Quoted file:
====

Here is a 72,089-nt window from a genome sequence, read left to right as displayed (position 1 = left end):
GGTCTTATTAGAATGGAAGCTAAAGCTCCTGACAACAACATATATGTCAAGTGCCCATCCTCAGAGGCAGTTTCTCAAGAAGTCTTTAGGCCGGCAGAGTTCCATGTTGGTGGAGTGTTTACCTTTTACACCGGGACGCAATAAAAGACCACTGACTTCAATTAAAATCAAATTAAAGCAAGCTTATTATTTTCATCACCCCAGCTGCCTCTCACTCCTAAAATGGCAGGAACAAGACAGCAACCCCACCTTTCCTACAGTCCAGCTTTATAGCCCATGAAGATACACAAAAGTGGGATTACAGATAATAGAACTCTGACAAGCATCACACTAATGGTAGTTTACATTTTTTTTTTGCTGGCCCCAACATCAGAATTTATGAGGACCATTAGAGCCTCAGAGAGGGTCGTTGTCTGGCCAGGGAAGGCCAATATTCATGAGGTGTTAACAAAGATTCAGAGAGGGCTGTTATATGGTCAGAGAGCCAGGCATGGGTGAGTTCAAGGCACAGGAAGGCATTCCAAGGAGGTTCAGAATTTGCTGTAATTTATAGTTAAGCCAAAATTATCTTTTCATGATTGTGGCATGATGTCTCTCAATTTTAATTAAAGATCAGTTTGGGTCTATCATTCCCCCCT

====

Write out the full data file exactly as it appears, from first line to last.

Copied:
Here is a 72,089-nt window from a genome sequence, read left to right as displayed (position 1 = left end):
GGTCTTATTAGAATGGAAGCTAAAGCTCCTGACAACAACATATATGTCAAGTGCCCATCCTCAGAGGCAGTTTCTCAAGAAGTCTTTAGGCCGGCAGAGTTCCATGTTGGTGGAGTGTTTACCTTTTACACCGGGACGCAATAAAAGACCACTGACTTCAATTAAAATCAAATTAAAGCAAGCTTATTATTTTCATCACCCCAGCTGCCTCTCACTCCTAAAATGGCAGGAACAAGACAGCAACCCCACCTTTCCTACAGTCCAGCTTTATAGCCCATGAAGATACACAAAAGTGGGATTACAGATAATAGAACTCTGACAAGCATCACACTAATGGTAGTTTACATTTTTTTTTTGCTGGCCCCAACATCAGAATTTATGAGGACCATTAGAGCCTCAGAGAGGGTCGTTGTCTGGCCAGGGAAGGCCAATATTCATGAGGTGTTAACAAAGATTCAGAGAGGGCTGTTATATGGTCAGAGAGCCAGGCATGGGTGAGTTCAAGGCACAGGAAGGCATTCCAAGGAGGTTCAGAATTTGCTGTAATTTATAGTTAAGCCAAAATTATCTTTTCATGATTGTGGCATGATGTCTCTCAATTTTAATTAAAGATCAGTTTGGGTCTATCATTCCCCCCT